[Skip to Content]
Access to paid content on this site is currently suspended due to excessive activity being detected from your IP address 54.211.82.105. Please contact the publisher to request reinstatement.
[Skip to Content Landing]
Article
November 6, 1991

National Institutes of Health: North and South?

JAMA. 1991;266(17):2335-2336. doi:10.1001/jama.1991.03470170019005

This article is only available in the PDF format. Download the PDF to view the article, as well as its associated figures and tables.

Abstract

AS DIRECTOR of the National Institutes of Health (NIH) in the Washington, DC, suburb of Bethesda, Md, Bernadine Healy, MD, is undertaking initiatives ranging from examination of women's roles in biomedical research and evaluating procedures dealing with scientific integrity to developing a strategic plan for the institutes. And now a new NIH campus may be a possibility.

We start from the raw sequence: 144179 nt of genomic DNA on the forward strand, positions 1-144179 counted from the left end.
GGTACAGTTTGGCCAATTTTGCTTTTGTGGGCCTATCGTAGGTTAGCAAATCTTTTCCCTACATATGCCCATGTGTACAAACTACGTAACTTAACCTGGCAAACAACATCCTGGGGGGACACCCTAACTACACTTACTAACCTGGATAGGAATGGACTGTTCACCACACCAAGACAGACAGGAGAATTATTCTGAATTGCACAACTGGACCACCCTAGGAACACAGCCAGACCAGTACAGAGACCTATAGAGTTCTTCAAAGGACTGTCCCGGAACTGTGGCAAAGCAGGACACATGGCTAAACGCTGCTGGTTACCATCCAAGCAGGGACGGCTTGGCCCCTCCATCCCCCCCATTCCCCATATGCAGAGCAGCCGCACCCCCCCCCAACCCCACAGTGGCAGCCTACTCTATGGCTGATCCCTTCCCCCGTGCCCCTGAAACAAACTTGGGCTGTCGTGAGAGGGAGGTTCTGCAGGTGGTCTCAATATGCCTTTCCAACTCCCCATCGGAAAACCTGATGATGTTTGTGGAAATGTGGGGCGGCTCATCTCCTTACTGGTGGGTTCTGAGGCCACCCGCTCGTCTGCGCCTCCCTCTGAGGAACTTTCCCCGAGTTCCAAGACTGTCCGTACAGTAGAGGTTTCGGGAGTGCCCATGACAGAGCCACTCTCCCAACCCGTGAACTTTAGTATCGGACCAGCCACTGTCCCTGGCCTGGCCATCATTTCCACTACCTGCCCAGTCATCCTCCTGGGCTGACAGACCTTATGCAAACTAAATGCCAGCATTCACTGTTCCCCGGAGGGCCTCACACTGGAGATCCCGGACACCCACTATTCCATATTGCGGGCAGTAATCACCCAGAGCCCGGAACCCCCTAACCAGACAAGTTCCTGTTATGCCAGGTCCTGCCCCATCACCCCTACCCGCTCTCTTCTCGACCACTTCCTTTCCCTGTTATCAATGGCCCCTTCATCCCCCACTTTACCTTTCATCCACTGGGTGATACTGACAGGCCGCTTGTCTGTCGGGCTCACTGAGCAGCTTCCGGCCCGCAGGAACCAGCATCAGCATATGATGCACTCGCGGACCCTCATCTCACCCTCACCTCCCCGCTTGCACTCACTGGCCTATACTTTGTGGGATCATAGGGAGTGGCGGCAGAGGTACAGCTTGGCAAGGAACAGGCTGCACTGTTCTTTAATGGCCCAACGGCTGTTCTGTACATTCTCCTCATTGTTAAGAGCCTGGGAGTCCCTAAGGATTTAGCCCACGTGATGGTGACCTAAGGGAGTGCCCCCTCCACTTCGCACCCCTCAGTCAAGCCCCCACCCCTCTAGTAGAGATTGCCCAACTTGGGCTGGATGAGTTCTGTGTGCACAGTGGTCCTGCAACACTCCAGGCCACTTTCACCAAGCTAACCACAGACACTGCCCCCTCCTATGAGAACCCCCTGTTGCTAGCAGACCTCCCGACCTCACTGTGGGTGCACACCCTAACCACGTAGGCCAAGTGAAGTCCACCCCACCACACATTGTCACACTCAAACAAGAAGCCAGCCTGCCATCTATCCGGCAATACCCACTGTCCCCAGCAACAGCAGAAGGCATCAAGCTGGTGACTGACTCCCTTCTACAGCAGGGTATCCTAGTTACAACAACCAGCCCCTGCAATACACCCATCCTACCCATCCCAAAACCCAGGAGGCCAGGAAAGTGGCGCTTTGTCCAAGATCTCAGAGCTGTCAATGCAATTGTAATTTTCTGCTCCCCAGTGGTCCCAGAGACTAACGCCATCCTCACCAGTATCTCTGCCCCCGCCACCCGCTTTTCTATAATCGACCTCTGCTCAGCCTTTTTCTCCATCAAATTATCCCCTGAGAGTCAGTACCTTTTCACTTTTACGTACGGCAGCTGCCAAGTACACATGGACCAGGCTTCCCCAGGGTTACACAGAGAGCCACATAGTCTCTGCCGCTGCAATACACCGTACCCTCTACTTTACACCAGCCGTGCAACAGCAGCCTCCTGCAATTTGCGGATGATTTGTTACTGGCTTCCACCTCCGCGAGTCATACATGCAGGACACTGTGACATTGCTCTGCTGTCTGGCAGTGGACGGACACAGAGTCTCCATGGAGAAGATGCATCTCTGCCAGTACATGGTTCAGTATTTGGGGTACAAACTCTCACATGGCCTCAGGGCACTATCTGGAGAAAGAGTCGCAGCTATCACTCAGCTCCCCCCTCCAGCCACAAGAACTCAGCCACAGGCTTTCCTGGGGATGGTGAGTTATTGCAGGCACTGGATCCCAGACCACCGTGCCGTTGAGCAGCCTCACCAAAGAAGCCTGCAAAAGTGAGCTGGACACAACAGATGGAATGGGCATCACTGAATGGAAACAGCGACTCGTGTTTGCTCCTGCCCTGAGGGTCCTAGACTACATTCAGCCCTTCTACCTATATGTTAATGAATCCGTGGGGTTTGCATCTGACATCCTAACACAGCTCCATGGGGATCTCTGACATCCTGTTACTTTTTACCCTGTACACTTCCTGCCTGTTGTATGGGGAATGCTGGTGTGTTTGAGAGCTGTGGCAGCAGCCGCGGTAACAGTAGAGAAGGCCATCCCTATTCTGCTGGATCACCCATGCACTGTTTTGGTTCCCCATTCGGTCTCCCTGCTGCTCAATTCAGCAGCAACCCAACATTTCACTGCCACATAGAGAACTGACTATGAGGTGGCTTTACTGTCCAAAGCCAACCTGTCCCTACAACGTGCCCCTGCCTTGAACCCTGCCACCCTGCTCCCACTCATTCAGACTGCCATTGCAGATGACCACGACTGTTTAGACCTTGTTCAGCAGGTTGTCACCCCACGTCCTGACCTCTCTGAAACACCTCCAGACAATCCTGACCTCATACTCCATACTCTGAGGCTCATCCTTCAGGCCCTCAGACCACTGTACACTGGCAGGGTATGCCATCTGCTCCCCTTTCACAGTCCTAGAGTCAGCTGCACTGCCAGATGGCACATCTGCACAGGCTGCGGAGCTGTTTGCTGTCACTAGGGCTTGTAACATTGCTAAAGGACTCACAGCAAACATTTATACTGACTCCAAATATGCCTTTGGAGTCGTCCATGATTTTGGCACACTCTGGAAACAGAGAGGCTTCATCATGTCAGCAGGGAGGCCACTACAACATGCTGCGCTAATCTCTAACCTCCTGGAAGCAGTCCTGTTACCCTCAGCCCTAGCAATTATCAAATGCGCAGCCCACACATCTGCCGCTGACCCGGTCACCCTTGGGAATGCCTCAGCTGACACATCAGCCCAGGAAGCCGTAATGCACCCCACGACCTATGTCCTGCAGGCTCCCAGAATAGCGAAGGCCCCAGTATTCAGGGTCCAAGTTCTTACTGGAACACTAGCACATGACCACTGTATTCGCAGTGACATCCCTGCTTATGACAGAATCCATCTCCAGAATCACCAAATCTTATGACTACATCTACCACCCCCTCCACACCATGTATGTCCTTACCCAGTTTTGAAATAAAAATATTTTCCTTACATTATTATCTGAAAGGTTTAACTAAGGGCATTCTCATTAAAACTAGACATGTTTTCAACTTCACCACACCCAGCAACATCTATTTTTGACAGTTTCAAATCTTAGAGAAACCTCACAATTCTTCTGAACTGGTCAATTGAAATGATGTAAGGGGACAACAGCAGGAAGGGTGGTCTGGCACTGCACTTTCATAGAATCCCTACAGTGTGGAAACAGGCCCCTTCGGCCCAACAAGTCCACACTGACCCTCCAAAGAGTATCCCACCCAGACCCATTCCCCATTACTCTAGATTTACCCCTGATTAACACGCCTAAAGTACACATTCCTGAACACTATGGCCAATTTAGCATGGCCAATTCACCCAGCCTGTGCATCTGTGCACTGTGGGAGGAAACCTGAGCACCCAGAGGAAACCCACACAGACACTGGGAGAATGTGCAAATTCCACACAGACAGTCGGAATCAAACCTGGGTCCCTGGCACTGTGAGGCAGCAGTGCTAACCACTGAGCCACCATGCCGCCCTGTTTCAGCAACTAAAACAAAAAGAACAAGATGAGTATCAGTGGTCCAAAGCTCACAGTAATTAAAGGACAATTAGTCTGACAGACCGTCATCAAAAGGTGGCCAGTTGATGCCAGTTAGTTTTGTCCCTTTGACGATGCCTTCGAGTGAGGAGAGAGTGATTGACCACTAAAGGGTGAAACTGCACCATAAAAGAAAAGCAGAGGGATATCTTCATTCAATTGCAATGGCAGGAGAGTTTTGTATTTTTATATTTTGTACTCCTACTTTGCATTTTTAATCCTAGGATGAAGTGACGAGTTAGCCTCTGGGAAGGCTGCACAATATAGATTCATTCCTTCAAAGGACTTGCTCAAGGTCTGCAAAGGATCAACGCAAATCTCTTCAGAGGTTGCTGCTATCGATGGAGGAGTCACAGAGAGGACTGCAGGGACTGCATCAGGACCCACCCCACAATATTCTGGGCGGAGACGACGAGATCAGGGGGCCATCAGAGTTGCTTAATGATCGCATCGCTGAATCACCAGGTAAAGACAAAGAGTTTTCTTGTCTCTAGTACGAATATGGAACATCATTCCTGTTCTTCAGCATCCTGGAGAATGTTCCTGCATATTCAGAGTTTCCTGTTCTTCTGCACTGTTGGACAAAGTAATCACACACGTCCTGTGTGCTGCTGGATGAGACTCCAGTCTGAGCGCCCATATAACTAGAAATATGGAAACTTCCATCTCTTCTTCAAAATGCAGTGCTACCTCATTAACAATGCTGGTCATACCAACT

Her latest step is to hold "town meetings" with intramural researchers, inviting their complaints. In the first of these, scientists gave Healy an earful of their concerns, ranging from parking and working space to government purchasing and travel procedures.

Responding to these concerns, Healy says that the NIH's $9 billion budget gets congressional attention. "Once you break the billion dollar barrier there is scrutiny of every penny you spend," she says.

Similarly, travel, especially foreign travel, is "a lightning rod," always subject to close scrutiny, Healy says, "and it's never going to be

×